Nathan Grossman’s I Am Greta about teen climate activist Greta Thunberg tells the story of the girl behind the figurehead but fails to take an interest in what matters most to her.
Early in I Am Greta, teenage climate activist Greta Thunberg expresses her frustration that most world leaders don’t know basic facts about climate, like the albedo effect. She is appalled to see meat, a food with one of the highest carbon footprints, served at an international climate conference. Don’t they see the hypocrisy in that, she wonders?
As a PhD candidate studying the environmental impact of the food system, I could fill in the blanks about what the albedo effect is — it has to do with the reflectivity of the earth’s surface and how that affects the degree to which it acts like a blackbody, radiating heat — and just how bad the carbon and water footprints of meat are. I’m not sure that would be true of the average viewer though since these don’t seem to be facts that director Nathan Grossman has himself bothered to learn over the course of following Thunberg for years. They certainly aren’t facts shared with the audience.
Grossman’s film began as a short, when, on a whim, he went to meet the teenager who was striking for climate change action in front of the Swedish parliament buildings. He never expected Thunberg to become not just an international sensation but the subject of a feature-length film that he would spend years shooting.
I Am Greta tells the story of the girl behind the iconic figurehead: Greta’s daily struggles to meet her obligations as an activist when her autism means she’d prefer not to have these obligations, her relationship with her parents, and what it is to be in the spotlight at such a young age. Unfortunately, Grossman falls into the same trap of lionizing Greta while ignoring the issues she cares about that the many other adults that Greta meets fall to.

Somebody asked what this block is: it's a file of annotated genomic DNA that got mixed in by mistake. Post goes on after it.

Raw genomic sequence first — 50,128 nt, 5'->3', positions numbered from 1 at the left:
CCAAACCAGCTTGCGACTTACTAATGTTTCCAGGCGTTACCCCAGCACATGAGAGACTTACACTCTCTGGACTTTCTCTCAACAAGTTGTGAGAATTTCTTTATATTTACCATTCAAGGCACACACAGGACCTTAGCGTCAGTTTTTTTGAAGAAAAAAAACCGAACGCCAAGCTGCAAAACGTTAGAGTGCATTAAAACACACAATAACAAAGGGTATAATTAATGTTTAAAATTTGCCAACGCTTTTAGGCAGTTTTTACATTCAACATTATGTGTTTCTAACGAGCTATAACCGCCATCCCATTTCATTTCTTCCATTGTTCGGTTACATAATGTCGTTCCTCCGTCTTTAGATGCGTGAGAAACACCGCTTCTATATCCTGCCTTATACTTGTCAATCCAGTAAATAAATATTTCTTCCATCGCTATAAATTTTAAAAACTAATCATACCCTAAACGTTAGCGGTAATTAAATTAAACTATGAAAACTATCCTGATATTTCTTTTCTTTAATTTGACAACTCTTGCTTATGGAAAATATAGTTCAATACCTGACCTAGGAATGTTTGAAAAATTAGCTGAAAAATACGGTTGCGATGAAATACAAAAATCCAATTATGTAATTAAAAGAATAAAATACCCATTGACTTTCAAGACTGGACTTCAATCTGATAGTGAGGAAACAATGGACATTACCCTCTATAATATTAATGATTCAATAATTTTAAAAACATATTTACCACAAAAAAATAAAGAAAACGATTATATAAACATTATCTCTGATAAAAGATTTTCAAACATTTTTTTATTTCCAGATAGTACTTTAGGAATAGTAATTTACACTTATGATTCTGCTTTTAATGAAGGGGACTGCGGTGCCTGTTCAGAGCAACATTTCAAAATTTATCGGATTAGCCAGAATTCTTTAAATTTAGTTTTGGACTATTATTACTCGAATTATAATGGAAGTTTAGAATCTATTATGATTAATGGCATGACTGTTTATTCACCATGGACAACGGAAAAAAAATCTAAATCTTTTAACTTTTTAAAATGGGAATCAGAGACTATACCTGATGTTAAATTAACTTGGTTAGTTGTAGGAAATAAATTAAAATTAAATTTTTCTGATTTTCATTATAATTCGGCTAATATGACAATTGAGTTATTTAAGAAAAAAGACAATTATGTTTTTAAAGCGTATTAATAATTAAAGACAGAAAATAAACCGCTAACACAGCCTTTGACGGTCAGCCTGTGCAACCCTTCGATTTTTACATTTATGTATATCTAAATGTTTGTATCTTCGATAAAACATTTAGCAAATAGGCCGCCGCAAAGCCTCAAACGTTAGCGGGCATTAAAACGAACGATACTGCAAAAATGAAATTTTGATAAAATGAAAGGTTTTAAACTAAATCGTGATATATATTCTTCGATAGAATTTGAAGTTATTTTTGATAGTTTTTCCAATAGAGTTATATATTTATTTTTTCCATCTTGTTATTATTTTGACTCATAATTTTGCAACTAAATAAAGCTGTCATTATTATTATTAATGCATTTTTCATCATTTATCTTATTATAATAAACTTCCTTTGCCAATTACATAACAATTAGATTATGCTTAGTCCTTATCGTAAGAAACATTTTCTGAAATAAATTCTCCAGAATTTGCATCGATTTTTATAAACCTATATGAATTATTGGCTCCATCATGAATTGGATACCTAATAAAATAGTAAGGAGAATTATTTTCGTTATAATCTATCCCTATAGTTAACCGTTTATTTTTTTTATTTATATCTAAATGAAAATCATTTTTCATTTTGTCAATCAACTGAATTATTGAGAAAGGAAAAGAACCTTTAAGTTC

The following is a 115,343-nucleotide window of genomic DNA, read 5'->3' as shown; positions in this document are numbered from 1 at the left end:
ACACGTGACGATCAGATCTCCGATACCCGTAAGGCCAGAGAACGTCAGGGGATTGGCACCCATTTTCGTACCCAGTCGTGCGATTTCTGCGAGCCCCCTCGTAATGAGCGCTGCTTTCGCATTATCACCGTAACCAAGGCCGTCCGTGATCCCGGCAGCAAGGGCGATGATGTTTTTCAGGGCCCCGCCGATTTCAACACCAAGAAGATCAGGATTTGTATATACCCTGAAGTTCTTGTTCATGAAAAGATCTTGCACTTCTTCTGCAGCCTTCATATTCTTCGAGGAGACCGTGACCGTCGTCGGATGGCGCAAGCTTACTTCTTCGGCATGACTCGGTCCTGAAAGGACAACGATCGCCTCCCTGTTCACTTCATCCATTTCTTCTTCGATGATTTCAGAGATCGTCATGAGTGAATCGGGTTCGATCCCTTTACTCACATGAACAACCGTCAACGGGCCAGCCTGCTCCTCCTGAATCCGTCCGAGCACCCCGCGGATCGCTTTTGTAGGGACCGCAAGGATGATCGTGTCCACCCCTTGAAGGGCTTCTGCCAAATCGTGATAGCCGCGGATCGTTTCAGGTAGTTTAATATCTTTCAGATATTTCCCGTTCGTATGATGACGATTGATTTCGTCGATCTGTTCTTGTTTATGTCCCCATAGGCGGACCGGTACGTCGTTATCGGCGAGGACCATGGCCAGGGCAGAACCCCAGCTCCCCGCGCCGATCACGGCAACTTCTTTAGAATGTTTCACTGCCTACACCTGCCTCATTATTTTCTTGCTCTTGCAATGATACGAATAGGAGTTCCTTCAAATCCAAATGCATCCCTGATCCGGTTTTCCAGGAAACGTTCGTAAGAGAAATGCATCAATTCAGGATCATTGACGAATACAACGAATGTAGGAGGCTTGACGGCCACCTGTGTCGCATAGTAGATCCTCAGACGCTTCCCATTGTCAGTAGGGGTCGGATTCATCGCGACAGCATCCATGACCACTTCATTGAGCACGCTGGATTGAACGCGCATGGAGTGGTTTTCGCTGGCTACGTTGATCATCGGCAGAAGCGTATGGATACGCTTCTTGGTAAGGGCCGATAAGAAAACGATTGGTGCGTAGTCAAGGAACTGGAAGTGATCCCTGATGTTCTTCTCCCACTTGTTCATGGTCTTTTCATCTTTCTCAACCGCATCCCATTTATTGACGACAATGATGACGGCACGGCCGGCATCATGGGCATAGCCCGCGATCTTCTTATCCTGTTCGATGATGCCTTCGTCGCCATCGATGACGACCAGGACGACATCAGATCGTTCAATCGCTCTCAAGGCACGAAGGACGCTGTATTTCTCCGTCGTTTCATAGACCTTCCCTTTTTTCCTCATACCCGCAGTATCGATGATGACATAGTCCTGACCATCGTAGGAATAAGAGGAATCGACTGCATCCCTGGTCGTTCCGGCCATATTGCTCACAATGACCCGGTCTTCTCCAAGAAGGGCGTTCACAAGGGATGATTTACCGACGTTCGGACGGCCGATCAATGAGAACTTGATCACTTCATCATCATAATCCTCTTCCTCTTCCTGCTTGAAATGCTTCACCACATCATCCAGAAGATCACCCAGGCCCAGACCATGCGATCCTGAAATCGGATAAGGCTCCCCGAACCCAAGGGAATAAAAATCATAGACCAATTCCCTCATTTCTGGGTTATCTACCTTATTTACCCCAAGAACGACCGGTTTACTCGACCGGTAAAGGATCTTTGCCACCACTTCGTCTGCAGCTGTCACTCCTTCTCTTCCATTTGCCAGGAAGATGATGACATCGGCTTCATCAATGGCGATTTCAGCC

Throughout the film, Greta becomes frustrated with meeting politicians who care more about being photographed with Greta than actually taking action on what she’s fighting for. When she meets with French president Macron, he asks her what she’d like him to do, and what her priorities are, as if it’s the responsibility of a 16-year-old to have the answers to questions adults have been avoiding for decades. When meeting other climate activists her age, Greta is somewhat ambivalent: glad to find a community of like-minded people inspired by her, but worried about how much they revere her. Will the public’s obsession with ‘climate saviour’ Greta distract them from doing the actual work of fighting climate change? This is constantly in the background of everything Greta does, and it weighs heavily on her.
I couldn’t help but feel that Grossman’s film contributes to this problem, since he almost never includes footage of Greta sharing information about the numerous climate change issues that she’s become informed about. Like so many of the disappointing world leaders Greta meets, Grossman is more interested in what makes Greta tick — how a girl in Sweden could start an international movement of climate strikes — rather than what it is she’s actually fighting for.
That’s not to say that Greta isn’t a fascinating enough character. It’s hard not to fist-pump in solidarity with her when she tells her father to leave her alone and let her perfect the grammar in her speech because it’s important. Or when she insists to her father that she must mention widespread species extinction in her speech lest people get complacent about how deep the problems from climate change go. And Grossman certainly helps us feel Greta’s frustration at having to travel constantly, a gruelling schedule for anyone but especially so for someone who thrives on routine. But I worry that the takeaway most viewers will get from the film is what a remarkable teenager Greta is rather than feeling inspired to join her fight to tackle climate change — the thing she herself wants most.